7. The Argus, 28 June 1882.
  8. The Argus, 8 October 1881.
  9. Ward A & Donnelly A., (in association with the Australian Railway History Society) Victoria’s Railway Stations: An Architectural Survey, Volume 1: Introduction and Summary, March 1982.
  10. Ward A, & Donnelly A., ibid.
  11. From early photographs it appears that South Brighton (Moorabbin) had at least some features of the Cheltenham Style
  12. Davies and Batty’s tender for the Cheltenham Station was £729. 10s.
  13. Trains had a crew of two, a driver and a guard who travelled in the last carriage. Each station had a team of porters who were responsible for the sale and dating of tickets, as well as signalling the guard with a white lamp to inform him all passengers had either joined the train or alighted safely. When the train was ready to depart the guard signalled the driver with a green lamp authorizing him to proceed with their journey. These lamps were powered by a wick soaked in kerosene and kept and maintained in the lamp room of the station during the day.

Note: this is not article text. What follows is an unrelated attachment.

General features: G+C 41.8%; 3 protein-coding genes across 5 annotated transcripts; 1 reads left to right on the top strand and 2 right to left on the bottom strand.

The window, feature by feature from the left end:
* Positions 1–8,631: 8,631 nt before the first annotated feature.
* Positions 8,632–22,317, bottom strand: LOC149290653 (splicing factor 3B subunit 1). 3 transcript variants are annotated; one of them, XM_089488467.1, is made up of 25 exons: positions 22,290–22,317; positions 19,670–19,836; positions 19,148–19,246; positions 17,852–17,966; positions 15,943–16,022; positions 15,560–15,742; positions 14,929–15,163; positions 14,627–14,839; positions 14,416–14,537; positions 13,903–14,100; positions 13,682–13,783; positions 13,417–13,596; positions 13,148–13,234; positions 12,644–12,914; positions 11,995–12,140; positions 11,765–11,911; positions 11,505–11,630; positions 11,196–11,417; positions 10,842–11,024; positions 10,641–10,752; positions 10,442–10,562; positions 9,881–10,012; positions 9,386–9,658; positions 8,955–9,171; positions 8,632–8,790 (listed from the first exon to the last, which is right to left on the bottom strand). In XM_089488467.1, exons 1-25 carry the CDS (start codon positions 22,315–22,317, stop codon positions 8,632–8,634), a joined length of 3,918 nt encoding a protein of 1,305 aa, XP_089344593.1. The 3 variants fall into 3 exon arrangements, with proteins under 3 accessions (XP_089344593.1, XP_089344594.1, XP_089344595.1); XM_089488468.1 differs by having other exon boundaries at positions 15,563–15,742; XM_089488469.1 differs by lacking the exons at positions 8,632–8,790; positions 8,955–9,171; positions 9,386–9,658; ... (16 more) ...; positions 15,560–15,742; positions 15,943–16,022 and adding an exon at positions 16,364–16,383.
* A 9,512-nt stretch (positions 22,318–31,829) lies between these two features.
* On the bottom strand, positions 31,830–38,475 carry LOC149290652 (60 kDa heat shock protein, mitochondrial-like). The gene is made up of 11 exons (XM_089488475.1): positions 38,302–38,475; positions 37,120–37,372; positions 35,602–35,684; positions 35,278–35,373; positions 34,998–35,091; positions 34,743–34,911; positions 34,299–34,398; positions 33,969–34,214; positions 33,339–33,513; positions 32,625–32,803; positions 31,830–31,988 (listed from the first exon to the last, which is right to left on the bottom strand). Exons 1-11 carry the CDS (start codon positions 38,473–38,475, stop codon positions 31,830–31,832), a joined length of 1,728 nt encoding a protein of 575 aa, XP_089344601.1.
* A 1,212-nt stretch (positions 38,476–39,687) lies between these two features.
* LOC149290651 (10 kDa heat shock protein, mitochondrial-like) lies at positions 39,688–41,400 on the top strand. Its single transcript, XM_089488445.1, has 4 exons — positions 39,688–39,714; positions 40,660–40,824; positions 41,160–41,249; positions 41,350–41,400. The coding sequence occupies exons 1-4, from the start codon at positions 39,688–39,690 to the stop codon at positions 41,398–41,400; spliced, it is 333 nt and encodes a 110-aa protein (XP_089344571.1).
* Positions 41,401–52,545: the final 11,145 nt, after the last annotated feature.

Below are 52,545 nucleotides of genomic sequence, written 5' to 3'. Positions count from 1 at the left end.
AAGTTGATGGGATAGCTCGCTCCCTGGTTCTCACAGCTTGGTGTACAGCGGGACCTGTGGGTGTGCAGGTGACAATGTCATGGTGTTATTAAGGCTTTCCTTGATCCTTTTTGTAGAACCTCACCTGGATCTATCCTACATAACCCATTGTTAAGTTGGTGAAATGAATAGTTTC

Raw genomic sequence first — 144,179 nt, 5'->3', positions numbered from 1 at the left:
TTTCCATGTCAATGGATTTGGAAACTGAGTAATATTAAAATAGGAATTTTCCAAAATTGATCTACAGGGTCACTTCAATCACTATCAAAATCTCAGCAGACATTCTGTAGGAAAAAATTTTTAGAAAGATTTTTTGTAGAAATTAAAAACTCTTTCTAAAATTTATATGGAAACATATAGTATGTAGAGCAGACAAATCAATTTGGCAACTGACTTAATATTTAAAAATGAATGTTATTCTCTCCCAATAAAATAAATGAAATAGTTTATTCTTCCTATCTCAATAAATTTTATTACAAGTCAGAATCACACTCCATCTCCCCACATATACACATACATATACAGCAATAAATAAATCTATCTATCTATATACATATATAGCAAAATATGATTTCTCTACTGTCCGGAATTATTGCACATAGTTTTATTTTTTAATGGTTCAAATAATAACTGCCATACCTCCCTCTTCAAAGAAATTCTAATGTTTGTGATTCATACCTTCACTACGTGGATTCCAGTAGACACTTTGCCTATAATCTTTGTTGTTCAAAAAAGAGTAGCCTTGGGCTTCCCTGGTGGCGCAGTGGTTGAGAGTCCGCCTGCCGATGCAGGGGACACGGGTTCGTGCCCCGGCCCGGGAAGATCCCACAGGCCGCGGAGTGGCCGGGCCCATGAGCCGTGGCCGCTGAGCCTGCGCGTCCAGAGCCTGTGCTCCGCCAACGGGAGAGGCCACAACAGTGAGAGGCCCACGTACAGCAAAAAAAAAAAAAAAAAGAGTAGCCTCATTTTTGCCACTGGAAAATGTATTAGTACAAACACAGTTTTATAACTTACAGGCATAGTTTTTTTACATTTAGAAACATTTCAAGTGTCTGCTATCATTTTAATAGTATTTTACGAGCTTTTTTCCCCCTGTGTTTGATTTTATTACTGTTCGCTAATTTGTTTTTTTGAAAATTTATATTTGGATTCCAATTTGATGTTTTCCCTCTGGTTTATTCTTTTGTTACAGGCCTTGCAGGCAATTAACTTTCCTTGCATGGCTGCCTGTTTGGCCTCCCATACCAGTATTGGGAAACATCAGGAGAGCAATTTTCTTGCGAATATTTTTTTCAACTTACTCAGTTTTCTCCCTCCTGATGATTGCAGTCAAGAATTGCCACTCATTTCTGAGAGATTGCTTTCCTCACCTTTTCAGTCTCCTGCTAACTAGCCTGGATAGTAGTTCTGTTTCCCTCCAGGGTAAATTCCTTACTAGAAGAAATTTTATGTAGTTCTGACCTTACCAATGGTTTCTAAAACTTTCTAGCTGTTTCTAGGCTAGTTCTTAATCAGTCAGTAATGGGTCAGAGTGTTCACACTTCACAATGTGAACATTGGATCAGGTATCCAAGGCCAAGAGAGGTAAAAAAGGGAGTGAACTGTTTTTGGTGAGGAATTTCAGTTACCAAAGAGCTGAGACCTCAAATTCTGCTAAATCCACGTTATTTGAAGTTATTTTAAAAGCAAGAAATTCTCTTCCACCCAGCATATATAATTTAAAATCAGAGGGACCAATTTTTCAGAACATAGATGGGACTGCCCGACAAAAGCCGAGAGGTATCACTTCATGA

14. Ward A & Donnelly A., (in association with the Australian Railway History Society) Victoria’s Railway Stations: An Architectural Survey Volume 1: Introduction and Summary, March 1982. page 89.
  15. Brighton Southern Cross, 4 May, 1889.
12 July 2011